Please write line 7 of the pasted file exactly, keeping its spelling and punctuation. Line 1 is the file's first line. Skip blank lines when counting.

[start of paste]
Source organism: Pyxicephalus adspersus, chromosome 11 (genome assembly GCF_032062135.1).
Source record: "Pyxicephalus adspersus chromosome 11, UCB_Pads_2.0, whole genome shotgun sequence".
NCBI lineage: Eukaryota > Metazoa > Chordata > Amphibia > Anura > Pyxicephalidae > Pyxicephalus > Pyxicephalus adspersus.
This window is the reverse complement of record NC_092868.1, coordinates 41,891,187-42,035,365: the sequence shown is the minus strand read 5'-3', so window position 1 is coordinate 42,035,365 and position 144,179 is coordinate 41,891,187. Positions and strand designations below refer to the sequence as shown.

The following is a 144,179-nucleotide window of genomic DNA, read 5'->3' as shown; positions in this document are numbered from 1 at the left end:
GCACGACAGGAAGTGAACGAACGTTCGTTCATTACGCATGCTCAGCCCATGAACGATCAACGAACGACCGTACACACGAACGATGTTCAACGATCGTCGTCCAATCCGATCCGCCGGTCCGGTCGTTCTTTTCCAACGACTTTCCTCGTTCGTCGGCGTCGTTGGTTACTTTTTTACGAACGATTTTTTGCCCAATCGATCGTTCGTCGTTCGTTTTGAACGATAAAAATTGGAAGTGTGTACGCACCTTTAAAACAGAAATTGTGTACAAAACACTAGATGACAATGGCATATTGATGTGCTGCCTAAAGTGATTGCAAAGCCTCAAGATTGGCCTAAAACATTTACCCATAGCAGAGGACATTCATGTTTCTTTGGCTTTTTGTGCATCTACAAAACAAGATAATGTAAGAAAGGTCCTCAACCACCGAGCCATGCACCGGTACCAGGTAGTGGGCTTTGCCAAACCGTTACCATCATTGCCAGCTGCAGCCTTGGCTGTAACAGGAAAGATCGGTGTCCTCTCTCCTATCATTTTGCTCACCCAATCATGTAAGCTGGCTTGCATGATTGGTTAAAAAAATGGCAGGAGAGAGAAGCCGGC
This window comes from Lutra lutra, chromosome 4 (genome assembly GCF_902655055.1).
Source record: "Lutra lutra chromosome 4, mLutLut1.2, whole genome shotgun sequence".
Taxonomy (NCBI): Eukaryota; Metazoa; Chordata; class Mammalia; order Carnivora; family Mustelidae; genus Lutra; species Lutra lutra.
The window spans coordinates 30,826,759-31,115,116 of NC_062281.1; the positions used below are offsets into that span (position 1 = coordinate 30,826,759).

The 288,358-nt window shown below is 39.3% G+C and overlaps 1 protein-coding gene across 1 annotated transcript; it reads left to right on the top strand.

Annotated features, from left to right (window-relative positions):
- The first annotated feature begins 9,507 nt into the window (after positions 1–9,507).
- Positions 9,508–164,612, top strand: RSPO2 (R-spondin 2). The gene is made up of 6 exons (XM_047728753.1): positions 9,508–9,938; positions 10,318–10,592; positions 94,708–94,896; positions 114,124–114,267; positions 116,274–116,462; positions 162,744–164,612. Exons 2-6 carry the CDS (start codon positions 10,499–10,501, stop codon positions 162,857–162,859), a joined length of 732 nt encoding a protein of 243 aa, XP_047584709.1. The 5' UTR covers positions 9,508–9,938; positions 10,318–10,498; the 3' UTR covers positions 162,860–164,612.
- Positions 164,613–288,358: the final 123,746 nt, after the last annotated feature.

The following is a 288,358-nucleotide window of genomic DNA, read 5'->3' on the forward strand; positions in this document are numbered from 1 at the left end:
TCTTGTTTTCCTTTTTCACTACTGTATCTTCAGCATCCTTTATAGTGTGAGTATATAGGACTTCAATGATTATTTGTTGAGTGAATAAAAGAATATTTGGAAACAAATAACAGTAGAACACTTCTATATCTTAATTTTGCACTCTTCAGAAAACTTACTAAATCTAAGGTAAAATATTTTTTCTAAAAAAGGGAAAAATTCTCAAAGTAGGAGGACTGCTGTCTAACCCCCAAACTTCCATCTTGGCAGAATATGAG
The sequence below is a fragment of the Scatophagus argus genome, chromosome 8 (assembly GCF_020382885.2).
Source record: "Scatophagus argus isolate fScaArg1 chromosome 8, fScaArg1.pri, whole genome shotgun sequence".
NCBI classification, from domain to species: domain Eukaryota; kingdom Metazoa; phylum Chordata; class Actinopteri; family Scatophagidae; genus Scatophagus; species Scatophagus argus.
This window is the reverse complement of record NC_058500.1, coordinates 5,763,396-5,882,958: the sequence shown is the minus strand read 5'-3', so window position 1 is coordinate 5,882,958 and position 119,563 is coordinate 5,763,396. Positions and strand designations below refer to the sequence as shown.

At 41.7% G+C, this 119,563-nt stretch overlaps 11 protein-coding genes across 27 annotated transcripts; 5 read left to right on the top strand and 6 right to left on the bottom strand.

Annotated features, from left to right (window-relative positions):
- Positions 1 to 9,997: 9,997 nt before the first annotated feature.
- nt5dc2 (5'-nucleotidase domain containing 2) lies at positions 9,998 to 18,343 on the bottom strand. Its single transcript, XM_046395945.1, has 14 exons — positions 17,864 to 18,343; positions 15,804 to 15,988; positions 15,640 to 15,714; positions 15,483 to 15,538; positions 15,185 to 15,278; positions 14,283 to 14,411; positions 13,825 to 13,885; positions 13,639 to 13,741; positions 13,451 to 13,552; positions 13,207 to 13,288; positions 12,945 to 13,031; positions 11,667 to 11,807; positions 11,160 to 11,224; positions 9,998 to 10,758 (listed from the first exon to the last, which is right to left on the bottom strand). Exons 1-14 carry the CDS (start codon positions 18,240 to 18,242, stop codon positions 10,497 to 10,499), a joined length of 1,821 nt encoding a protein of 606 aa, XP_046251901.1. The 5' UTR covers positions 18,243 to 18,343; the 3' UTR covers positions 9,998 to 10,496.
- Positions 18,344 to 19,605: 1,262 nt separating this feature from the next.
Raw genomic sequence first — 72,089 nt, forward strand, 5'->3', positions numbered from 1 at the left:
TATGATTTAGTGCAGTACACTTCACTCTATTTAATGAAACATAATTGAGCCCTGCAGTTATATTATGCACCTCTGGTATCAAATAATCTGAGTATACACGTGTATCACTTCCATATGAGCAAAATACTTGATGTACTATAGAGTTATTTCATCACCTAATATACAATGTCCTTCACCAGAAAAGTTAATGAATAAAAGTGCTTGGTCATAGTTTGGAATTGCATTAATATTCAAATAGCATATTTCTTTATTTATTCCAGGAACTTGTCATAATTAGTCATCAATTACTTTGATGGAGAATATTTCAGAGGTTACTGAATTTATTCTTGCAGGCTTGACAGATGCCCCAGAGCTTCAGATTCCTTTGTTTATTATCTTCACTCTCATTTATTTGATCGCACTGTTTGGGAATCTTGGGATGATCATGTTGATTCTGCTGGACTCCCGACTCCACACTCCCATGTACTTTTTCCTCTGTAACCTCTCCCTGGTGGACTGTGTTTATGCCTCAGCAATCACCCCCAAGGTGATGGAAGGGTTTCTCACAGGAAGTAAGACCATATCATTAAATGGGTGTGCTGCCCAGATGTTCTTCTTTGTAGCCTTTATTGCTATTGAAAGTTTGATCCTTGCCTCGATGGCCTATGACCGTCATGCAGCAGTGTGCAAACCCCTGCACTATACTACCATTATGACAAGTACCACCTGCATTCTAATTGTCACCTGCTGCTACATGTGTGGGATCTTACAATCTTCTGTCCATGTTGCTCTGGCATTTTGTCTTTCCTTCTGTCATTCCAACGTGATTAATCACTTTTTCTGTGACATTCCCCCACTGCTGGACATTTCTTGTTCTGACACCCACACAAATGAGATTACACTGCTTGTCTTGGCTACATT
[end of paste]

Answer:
This window comes from Lutra lutra, chromosome 4 (genome assembly GCF_902655055.1).